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Originally published July 2, 2013 at 9:35 PM | Page modified July 3, 2013 at 9:01 AM

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Federal Way man pleads guilty in shooting of a driver last year

A 21-year-old Federal Way man pleaded guilty on Tuesday to second-degree murder in the May 2012 shooting death of Justin Ferrari, a Madrona father who was killed in front of his parents and children by a stray bullet as he drove through a Central District intersection.

Seattle Times staff reporter

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A Federal Way man pleaded guilty on Tuesday to second-degree murder in the May 2012 shooting death of Justin Ferrari, a Madrona father who was killed in front of his parents and children by a stray bullet as he drove through an intersection in Seattle’s Central District.

King County prosecutors will ask that Andrew Patterson serve just over 19 years in prison when he is sentenced Aug. 23, said spokesman Dan Donohoe. The sentence recommendation includes a five-year firearms enhancement, he said.

Patterson, who just turned 21, does not have any previous felony convictions, court records show. The standard sentence range for second-degree murder with a firearms enhancement is roughly 15 to 23 years.

King County Prosecutor Dan Satterberg said Patterson’s “irrational and erratic use of deadly force” endangered everyone in the neighborhood.

“The random, tragic and senseless death of Justin Ferrari was the result of this defendant’s decision to use a gun to settle a petty dispute,” Satterberg said.

According to charging documents, Patterson fired at someone across Cherry Street, at the intersection with Martin Luther King Jr. Way, after another man refused to give him a cigarette and traded insults with Patterson and a couple other young men.

Ferrari, a 43-year-old software engineer, and youth water-polo coach had gone out around 4:30 p.m. on May 24, 2012, to pick up a few things before heading out of town with his physician wife for their first weekend alone since the births of their children, who were then 5 and 7.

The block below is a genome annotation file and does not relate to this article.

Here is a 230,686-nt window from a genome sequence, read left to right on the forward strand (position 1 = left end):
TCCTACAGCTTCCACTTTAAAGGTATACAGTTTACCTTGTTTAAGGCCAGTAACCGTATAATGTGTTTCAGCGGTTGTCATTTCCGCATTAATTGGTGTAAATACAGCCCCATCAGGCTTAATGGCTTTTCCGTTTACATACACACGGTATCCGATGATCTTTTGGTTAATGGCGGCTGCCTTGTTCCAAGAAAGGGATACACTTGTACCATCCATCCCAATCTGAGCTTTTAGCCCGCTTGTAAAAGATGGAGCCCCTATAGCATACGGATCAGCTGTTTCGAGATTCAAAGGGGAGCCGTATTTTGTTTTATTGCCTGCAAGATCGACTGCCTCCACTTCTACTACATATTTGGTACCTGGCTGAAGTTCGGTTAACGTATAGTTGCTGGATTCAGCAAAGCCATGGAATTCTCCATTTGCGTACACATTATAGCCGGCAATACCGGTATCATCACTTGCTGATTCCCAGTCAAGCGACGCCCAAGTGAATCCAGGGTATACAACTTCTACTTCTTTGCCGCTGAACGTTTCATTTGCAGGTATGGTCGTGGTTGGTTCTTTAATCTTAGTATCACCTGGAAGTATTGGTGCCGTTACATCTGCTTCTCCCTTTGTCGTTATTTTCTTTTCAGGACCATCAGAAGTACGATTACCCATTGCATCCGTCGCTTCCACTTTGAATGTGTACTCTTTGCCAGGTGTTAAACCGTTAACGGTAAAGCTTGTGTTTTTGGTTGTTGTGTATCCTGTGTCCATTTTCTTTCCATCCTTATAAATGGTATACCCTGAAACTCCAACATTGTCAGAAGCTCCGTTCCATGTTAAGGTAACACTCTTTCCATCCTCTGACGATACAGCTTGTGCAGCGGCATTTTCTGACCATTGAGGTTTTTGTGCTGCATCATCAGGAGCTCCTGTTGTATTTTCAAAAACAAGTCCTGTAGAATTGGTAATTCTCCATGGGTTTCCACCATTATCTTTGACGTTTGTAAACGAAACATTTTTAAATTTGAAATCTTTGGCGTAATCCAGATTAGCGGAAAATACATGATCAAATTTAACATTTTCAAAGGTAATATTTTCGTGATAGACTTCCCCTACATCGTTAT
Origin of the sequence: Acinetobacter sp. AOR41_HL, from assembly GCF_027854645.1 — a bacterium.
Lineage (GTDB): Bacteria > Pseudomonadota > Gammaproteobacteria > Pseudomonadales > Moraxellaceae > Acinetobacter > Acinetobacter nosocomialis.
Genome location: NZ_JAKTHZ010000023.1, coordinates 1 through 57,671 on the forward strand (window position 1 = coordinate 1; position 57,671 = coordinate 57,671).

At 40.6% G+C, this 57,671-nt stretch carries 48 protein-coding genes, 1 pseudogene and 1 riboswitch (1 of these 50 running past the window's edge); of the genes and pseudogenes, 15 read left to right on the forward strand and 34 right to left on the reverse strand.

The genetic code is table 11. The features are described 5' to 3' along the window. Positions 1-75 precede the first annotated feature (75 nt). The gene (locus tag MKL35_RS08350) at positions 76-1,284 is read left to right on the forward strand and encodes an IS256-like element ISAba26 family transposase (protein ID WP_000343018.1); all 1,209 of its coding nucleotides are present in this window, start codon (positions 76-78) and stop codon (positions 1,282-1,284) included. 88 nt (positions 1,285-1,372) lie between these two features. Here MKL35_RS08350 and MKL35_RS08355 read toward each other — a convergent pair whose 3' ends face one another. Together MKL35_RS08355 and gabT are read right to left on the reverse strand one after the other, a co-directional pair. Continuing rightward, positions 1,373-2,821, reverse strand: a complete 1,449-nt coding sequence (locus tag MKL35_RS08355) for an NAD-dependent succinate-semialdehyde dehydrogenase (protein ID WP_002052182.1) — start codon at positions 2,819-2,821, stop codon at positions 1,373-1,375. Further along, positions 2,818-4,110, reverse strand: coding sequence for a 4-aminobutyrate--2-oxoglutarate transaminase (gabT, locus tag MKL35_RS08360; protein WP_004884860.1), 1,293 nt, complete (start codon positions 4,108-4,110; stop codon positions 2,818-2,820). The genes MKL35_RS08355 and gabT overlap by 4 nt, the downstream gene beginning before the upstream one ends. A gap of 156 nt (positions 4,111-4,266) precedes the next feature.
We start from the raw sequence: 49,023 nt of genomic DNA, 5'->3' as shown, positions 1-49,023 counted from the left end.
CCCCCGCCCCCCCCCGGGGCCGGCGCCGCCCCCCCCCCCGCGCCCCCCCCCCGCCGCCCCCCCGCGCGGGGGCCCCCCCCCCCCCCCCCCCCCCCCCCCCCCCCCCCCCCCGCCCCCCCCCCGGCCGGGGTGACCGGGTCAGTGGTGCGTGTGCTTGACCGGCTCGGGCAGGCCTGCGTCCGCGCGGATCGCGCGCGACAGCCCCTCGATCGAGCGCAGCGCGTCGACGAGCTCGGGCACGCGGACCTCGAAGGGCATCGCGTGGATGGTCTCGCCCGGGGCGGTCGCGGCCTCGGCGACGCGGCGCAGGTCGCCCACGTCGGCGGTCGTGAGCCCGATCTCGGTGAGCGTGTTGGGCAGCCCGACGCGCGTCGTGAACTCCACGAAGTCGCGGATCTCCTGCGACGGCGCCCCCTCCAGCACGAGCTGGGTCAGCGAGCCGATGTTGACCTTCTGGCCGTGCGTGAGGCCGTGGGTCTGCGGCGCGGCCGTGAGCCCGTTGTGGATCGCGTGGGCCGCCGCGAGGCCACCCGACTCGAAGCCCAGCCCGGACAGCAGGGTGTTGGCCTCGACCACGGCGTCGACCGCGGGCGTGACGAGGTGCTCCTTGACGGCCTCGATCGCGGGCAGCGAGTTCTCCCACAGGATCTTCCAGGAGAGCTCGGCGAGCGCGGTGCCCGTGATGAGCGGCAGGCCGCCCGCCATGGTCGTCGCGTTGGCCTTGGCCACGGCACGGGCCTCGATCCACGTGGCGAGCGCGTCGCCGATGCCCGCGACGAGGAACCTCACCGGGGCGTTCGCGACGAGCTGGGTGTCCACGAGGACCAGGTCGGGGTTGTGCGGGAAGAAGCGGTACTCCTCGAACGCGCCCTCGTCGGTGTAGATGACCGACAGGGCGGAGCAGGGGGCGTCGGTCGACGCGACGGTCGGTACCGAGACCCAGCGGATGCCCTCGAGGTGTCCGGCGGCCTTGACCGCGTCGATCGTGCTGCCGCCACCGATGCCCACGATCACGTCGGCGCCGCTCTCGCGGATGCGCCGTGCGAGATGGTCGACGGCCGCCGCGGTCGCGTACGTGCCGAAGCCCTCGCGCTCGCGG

His parents had flown to Seattle from California that day to watch the kids.

Gunfire erupted after Ferrari’s van came to a stop at the intersection, then started rolling west, police said at the time.

Ferrari’s children got out and ran into a nearby Ethiopian restaurant, a spot where their family had dined before, to ask for help. Ferrari’s father cradled his son in his arms as he died, authorities said.

Ferrari’s death — the 15th in Seattle in 2012 — was part of a spate of random violence that sickened the city. A month earlier, 21-year-old Nicole Westbrook, a culinary student who had just moved to Seattle, was killed in a drive-by shooting in Pioneer Square. Then on July 1, 2012, 21-year-old Sherry Soth was gunned down as she was leaving a house party in South Seattle.

Like Ferrari, Westbrook and Soth were not the gunman’s intended targets, police said at the time. Westbrook and Soth’s homicides remain unsolved.

Patterson was arrested almost two months after Ferrari’s death, after homicide and gang detectives identified him as the gunman from witness accounts and video-surveillance footage from a Metro bus. Patterson, who wore his hair in corn rows, was wearing a distinct red jacket, red shoes and diamond-shaped earrings, according to charging documents.

Criminal-defense attorney Aimee Sutton, who represents Patterson, said Tuesday her client — the father of a 1½-year-old girl — wants to take responsibility for committing a “terrible crime.”

“His life is irrevocably changed and his daughter’s life is irrevocably changed, not to mention Mr. Ferrari’s children who had that horrible experience of seeing their father shot in front of them,” Sutton said. “He thinks of them because, of course, he thinks of his own daughter, too.”

Patterson, she said, never intended for an innocent passer-by to be hurt or killed and is “terribly remorseful.”

“We are hopeful it provides some measure of solace to Mr. Ferrari’s family and helps them find closure,” without having to go through the trauma of a trial, Sutton said of Patterson’s guilty plea.

“He’s one of the sweetest kids and he’s not had an easy life,” she said. “He did something stupid ... (and) he’s sorry.”

Information from Seattle Times archives is included in this report.

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